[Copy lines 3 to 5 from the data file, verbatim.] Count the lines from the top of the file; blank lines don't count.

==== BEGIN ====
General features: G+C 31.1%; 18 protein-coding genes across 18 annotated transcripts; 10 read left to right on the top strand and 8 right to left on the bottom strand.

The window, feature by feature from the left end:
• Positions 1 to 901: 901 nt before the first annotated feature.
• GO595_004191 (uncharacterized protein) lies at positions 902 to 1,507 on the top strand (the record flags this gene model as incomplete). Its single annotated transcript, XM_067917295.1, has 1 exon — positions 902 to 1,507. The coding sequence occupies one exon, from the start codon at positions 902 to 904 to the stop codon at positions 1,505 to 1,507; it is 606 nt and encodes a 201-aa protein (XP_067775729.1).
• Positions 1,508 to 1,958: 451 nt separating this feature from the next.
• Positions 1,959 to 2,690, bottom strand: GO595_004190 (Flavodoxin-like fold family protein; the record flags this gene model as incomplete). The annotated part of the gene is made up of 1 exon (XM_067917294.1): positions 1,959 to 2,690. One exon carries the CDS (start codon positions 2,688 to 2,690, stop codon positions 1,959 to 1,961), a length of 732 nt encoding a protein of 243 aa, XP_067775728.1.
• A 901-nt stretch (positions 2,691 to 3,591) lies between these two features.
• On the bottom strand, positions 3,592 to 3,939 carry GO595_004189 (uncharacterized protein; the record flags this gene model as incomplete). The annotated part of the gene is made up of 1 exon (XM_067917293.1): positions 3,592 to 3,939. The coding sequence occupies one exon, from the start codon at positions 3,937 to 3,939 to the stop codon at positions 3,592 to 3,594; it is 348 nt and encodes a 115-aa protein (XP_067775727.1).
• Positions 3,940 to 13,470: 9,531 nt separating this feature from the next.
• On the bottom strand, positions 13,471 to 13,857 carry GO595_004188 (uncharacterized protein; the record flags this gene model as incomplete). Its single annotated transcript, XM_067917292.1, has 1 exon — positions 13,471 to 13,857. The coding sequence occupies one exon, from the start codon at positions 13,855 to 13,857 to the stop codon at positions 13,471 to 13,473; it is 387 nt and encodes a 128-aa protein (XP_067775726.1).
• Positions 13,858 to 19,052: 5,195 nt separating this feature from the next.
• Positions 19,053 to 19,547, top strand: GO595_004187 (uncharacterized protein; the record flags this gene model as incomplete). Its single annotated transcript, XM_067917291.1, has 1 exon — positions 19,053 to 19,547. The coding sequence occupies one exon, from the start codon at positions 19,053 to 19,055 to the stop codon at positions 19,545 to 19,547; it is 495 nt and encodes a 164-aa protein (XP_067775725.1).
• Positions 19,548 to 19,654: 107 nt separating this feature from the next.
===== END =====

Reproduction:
• Positions 1 to 901: 901 nt before the first annotated feature.
• GO595_004191 (uncharacterized protein) lies at positions 902 to 1,507 on the top strand (the record flags this gene model as incomplete). Its single annotated transcript, XM_067917295.1, has 1 exon — positions 902 to 1,507. The coding sequence occupies one exon, from the start codon at positions 902 to 904 to the stop codon at positions 1,505 to 1,507; it is 606 nt and encodes a 201-aa protein (XP_067775729.1).
• Positions 1,508 to 1,958: 451 nt separating this feature from the next.